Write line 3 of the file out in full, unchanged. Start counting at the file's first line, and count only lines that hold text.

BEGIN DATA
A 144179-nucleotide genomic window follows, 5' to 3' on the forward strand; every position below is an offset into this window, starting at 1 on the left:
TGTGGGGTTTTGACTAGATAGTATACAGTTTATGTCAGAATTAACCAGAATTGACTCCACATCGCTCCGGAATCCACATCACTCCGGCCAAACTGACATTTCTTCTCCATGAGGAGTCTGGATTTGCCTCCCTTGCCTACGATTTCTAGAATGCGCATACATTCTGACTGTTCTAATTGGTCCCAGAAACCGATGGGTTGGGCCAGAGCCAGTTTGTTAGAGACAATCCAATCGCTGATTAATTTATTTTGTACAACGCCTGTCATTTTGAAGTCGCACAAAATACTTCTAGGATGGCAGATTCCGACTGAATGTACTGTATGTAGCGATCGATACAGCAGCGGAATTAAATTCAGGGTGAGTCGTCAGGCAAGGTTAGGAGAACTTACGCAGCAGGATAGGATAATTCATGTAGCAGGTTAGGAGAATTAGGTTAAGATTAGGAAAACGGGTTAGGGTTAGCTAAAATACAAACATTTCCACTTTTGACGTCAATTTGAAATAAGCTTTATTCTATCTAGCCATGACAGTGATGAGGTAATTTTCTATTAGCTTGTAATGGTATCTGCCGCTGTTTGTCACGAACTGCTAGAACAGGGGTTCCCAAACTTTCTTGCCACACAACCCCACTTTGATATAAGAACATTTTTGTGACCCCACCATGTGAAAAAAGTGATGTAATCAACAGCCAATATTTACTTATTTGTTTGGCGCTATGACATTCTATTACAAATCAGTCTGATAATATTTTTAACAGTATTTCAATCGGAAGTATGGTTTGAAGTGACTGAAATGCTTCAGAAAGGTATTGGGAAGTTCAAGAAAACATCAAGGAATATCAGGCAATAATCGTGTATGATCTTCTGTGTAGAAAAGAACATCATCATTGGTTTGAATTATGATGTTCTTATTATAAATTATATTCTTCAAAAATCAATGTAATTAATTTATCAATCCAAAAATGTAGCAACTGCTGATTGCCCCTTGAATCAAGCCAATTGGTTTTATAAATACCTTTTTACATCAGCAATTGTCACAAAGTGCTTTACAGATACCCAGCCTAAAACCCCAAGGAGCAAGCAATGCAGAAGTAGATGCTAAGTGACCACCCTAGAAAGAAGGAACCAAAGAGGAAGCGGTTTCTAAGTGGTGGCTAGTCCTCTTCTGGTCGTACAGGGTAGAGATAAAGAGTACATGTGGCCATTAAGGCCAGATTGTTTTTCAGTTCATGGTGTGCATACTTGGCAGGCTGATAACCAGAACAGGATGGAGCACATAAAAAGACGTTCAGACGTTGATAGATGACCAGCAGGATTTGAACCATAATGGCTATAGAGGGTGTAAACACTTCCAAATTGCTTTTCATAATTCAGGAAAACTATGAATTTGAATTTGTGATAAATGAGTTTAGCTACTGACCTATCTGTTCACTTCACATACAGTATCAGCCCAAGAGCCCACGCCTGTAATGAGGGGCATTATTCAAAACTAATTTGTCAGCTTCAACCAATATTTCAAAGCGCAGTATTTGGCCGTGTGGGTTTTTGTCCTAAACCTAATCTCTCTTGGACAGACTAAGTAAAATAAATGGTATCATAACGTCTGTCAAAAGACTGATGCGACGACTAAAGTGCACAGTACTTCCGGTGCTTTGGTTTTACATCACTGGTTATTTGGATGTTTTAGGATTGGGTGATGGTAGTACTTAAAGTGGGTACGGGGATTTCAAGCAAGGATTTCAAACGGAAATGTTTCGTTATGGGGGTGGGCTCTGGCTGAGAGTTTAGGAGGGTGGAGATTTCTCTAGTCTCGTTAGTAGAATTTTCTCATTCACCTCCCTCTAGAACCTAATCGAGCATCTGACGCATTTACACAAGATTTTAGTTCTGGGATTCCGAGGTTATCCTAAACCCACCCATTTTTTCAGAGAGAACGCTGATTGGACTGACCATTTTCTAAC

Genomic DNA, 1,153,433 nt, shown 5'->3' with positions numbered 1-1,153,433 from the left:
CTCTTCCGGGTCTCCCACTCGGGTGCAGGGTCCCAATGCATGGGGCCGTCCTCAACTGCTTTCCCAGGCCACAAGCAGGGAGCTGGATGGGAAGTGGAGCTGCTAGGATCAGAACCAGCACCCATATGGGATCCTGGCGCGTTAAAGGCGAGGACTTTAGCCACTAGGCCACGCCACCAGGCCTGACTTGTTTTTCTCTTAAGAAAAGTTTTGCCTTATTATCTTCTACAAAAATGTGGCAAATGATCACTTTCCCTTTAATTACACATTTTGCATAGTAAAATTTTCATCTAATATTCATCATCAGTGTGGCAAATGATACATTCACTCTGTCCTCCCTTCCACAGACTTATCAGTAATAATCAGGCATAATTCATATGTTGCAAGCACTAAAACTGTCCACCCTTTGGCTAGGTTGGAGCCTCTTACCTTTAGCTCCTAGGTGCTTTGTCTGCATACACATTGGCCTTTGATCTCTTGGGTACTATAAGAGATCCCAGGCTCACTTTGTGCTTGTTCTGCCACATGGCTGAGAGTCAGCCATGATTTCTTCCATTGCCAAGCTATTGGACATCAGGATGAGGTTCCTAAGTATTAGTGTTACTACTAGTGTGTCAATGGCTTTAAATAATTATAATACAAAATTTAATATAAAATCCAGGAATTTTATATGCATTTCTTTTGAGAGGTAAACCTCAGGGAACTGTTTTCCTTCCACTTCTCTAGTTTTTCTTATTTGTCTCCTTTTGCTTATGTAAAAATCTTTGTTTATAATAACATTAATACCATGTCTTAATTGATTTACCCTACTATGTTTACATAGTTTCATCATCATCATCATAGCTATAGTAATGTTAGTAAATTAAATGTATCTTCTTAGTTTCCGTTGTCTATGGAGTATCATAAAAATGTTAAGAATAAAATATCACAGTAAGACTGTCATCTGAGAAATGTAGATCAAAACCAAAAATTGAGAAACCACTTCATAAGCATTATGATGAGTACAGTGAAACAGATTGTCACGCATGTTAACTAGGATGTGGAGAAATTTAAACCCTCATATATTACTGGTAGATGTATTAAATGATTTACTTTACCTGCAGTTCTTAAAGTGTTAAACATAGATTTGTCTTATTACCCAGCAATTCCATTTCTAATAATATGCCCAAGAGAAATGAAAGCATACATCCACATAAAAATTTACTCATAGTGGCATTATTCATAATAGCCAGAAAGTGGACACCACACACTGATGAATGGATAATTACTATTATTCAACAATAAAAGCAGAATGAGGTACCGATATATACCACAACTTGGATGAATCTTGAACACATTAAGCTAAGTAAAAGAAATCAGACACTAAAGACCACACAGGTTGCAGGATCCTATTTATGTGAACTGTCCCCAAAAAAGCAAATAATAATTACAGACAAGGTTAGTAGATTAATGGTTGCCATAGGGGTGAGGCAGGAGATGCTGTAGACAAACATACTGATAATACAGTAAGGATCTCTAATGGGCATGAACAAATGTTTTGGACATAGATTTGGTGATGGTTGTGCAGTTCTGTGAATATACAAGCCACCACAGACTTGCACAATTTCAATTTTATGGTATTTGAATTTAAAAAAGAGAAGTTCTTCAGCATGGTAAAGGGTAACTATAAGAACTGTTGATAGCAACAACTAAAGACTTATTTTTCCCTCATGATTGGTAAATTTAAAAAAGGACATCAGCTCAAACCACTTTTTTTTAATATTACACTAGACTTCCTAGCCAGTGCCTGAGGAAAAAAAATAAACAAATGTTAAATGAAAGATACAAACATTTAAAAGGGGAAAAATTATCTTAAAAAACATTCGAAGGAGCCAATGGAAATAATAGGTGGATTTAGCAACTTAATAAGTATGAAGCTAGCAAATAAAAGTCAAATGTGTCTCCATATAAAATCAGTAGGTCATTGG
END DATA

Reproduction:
Genomic DNA, 1,153,433 nt, shown 5'->3' with positions numbered 1-1,153,433 from the left: